Below is an abstract of an article in the NYer about the same issue with trying to get and keep flavorful apples in supermarkets... the full article I believe is available to subscribers....Here's a relevant quote from the article:

    Apple breeders tweaked these apples, to enhance their industrial potential--they had to be durable, long lasting, and attractive--generally at the expense of texture and taste....Price, rather than quality, became the determining factor, as growers and retailers engaged in a headlong race to see who could produce the largest yields and the lowest prices. By the sixties, the apple industry had managed to turn the perfect convenience food--a tasty, healthy, portable, durable snack wrapped in an edible peel-- into the insipid and cottony hardball that soured several generations of children on apples. Today, the average American eats less than half as many apples in a year as the average European eats.

    Olychick, given the amount of pushback I've been getting from folks, I'm apparently preaching to more than just the choir.

    Here is a link that might be useful: Crunch: Building a better apple

  • ruthanna_gw
    9 years ago
    last modified: 7 years ago

    Annie D, I can truly say that I haven't purchased an apple in a supermarket for at least 20 years. Here's where a buy them - a little roadside stand that hundreds of people drive by every day on their way to the grocery store and never think to stop.

    Here's a photo I took at their orchard, which is about eight miles from their stand. These are my favorite apple variety - Ida Reds - which aren't sold in grocery stores but this farmer does sell most of their crop to Gerber.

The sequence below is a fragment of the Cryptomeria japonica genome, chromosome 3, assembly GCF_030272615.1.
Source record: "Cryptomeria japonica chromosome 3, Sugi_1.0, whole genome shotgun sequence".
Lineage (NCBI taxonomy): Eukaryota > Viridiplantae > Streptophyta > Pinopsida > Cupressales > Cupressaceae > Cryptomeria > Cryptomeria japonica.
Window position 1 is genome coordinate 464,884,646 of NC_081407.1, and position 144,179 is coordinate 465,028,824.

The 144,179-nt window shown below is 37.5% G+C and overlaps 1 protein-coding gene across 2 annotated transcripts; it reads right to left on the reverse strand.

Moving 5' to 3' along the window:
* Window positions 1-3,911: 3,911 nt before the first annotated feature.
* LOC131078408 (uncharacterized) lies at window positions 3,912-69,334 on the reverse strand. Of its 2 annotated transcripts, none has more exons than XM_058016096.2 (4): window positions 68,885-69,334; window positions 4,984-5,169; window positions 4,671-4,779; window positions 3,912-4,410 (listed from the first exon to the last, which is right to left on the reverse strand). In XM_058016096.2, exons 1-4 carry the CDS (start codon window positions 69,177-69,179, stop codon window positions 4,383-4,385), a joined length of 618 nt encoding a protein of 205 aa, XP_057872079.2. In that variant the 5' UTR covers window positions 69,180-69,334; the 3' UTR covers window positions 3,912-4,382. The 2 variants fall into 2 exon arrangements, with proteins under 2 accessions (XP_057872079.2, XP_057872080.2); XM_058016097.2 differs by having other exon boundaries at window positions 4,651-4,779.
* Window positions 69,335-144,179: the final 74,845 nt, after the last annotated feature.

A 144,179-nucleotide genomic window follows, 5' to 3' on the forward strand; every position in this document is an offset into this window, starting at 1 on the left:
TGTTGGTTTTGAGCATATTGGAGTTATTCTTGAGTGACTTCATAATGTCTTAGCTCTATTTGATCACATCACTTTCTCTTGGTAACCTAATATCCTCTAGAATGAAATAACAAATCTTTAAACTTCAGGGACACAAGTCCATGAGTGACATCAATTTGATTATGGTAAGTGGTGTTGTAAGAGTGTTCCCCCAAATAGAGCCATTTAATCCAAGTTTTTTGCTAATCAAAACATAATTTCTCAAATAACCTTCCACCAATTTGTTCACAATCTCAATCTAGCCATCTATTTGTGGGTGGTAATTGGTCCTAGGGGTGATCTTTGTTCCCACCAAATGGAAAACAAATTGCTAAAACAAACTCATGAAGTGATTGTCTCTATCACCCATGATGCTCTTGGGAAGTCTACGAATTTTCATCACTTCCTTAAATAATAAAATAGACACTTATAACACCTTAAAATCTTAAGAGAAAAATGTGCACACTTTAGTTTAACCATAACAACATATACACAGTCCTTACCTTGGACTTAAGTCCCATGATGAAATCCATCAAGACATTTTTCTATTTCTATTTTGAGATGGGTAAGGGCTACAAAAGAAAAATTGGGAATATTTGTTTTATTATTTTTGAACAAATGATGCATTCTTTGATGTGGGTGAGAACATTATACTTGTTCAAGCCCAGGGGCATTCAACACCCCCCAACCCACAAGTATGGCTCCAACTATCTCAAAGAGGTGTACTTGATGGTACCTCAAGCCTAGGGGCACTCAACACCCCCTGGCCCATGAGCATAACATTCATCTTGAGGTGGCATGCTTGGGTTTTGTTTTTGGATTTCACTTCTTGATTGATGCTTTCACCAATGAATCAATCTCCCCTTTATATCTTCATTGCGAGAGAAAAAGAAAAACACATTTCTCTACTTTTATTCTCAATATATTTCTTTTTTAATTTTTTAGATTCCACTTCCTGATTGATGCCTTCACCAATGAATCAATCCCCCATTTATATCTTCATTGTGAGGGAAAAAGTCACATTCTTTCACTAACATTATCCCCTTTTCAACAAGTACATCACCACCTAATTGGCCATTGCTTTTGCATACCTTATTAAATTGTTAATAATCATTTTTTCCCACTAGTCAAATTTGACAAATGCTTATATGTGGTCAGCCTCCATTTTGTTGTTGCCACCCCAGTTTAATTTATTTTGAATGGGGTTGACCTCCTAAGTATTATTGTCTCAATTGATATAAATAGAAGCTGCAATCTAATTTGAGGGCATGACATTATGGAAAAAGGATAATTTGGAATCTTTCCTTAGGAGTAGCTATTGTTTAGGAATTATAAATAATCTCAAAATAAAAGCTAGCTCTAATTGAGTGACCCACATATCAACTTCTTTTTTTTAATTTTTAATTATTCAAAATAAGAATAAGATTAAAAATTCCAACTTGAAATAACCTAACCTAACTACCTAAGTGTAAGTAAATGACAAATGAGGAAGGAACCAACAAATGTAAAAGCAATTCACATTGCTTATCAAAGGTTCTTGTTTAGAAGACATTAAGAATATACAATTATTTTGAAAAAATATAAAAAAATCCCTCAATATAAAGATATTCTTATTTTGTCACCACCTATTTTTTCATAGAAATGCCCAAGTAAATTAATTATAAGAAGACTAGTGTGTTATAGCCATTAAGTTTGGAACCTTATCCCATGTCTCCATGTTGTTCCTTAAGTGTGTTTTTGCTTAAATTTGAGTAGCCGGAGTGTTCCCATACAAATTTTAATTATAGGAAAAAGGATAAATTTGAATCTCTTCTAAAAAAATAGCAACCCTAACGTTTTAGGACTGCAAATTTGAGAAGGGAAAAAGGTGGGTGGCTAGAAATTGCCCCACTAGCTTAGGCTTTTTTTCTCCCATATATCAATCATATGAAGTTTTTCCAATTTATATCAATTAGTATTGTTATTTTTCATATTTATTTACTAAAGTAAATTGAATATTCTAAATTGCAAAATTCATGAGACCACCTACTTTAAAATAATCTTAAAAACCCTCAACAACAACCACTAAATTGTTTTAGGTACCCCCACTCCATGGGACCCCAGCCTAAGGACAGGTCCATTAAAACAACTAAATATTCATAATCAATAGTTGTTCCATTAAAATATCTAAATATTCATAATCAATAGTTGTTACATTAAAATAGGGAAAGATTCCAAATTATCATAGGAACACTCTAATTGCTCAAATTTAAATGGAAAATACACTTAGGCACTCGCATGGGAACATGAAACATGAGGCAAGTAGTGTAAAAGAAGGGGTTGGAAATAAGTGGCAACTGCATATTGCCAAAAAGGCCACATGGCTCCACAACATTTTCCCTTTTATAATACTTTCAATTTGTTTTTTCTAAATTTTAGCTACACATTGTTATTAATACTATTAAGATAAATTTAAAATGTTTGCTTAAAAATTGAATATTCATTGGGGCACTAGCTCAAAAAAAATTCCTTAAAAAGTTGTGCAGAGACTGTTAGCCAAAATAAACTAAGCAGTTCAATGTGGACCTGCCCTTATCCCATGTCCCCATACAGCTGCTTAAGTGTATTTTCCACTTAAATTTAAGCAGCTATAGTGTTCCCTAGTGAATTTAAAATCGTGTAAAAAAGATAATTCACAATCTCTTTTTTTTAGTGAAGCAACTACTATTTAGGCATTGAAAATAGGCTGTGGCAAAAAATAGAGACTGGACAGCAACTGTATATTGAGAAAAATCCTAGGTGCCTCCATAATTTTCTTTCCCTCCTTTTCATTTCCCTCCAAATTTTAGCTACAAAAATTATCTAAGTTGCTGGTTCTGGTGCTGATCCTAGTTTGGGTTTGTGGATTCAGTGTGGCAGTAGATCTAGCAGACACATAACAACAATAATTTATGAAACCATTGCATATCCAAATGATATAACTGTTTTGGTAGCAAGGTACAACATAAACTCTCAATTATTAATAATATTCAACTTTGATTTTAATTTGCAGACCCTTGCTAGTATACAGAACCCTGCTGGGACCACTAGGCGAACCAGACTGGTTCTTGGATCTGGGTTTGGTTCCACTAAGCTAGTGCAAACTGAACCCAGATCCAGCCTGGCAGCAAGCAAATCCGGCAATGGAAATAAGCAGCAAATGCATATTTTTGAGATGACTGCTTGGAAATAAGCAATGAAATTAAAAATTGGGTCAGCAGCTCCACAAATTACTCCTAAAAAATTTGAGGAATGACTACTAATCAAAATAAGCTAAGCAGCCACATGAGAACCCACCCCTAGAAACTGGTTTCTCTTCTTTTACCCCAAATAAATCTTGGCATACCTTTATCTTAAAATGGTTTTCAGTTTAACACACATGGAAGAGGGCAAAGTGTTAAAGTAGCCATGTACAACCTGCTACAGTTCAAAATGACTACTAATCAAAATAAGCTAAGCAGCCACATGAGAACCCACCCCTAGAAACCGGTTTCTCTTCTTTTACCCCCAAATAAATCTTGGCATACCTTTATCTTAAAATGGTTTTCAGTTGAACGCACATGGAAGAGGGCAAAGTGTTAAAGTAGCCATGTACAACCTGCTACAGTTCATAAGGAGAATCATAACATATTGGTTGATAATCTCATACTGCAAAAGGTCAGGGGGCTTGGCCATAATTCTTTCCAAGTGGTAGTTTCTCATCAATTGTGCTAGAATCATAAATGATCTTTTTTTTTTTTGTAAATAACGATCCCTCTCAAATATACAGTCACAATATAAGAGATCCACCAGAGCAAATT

Anyone who has followed my shopping and cooking on this forum for the last 15 years has seen photos like this many times because I only buy about 10% of our food from supermarkets. The other 90% is from butchers, farms, farmers' markets, bakeries, a dairy store where I can watch the cows who produce my milk grazing in the field, a pretzel factory outlet, a bulk food store in a no cell phone service rural area, small neighborhood ethnic markets and a fish market in the inner city.

    It took a lot of exploration to find all these places because they can't afford to advertise and many still don't have an Internet presence. But they're there - all over the country.

    Shopping the way I do means that I don't have the variety of foods on a trip that one-stop shopping would give me. But if I go to the Middle Eastern market today, we can be sure to get the best they have to offer and lamb butchered on the premises so we'll eat M.E. for a few days.

    That's what I'm doing to improve the U.S. food supply - patronizing farmers and vendors who care about good food. I do put my money where my mouth is and have built some wonderful food shopping memories in the process.

  • annie1992
    9 years ago
    last modified: 7 years ago

    I'm right in the middle of the Fruit Ridge here, so apples surround me. There are the new varieties because they store and ship well but many/most also have the old heritage varieties as well. My boss ate a Red Delicious from my trees and said that's what they used to taste like. My point is that good stuff is available if you expend the energy to find it. The problem is that we are "entitled". We want what we want, we want it now and we want someone to give it to us. Everything should change except us.